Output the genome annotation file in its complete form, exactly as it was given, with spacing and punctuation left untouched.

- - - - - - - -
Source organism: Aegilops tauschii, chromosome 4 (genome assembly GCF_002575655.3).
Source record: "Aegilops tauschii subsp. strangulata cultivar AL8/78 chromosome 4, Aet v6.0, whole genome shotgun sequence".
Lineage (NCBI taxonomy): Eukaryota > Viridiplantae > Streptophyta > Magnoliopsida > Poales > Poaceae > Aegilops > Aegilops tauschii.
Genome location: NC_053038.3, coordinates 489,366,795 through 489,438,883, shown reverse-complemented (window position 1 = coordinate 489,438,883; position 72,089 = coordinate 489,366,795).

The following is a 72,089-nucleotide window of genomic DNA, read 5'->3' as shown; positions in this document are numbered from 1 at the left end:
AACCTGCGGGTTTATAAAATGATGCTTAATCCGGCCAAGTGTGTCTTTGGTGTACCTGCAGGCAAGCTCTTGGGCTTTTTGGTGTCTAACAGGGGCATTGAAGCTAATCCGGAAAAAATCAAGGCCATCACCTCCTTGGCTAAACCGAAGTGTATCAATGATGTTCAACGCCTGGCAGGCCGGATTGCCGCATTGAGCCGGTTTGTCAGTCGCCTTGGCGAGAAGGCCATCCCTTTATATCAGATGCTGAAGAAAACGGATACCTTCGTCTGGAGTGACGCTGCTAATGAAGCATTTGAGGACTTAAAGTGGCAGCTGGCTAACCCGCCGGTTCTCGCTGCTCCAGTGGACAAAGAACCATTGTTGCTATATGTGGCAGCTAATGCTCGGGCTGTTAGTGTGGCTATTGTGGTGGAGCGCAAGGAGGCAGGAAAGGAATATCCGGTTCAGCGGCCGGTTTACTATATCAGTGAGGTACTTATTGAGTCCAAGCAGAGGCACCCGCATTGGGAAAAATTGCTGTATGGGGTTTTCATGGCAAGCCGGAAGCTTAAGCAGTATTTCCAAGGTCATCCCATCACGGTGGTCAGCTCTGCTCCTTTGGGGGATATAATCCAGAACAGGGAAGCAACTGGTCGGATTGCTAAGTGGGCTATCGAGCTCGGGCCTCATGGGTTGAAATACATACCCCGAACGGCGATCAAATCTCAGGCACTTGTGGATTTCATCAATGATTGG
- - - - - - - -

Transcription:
Source organism: Aegilops tauschii, chromosome 4 (genome assembly GCF_002575655.3).
Source record: "Aegilops tauschii subsp. strangulata cultivar AL8/78 chromosome 4, Aet v6.0, whole genome shotgun sequence".
Lineage (NCBI taxonomy): Eukaryota > Viridiplantae > Streptophyta > Magnoliopsida > Poales > Poaceae > Aegilops > Aegilops tauschii.
Genome location: NC_053038.3, coordinates 489,366,795 through 489,438,883, shown reverse-complemented (window position 1 = coordinate 489,438,883; position 72,089 = coordinate 489,366,795).

The following is a 72,089-nucleotide window of genomic DNA, read 5'->3' as shown; positions in this document are numbered from 1 at the left end:
AACCTGCGGGTTTATAAAATGATGCTTAATCCGGCCAAGTGTGTCTTTGGTGTACCTGCAGGCAAGCTCTTGGGCTTTTTGGTGTCTAACAGGGGCATTGAAGCTAATCCGGAAAAAATCAAGGCCATCACCTCCTTGGCTAAACCGAAGTGTATCAATGATGTTCAACGCCTGGCAGGCCGGATTGCCGCATTGAGCCGGTTTGTCAGTCGCCTTGGCGAGAAGGCCATCCCTTTATATCAGATGCTGAAGAAAACGGATACCTTCGTCTGGAGTGACGCTGCTAATGAAGCATTTGAGGACTTAAAGTGGCAGCTGGCTAACCCGCCGGTTCTCGCTGCTCCAGTGGACAAAGAACCATTGTTGCTATATGTGGCAGCTAATGCTCGGGCTGTTAGTGTGGCTATTGTGGTGGAGCGCAAGGAGGCAGGAAAGGAATATCCGGTTCAGCGGCCGGTTTACTATATCAGTGAGGTACTTATTGAGTCCAAGCAGAGGCACCCGCATTGGGAAAAATTGCTGTATGGGGTTTTCATGGCAAGCCGGAAGCTTAAGCAGTATTTCCAAGGTCATCCCATCACGGTGGTCAGCTCTGCTCCTTTGGGGGATATAATCCAGAACAGGGAAGCAACTGGTCGGATTGCTAAGTGGGCTATCGAGCTCGGGCCTCATGGGTTGAAATACATACCCCGAACGGCGATCAAATCTCAGGCACTTGTGGATTTCATCAATGATTGG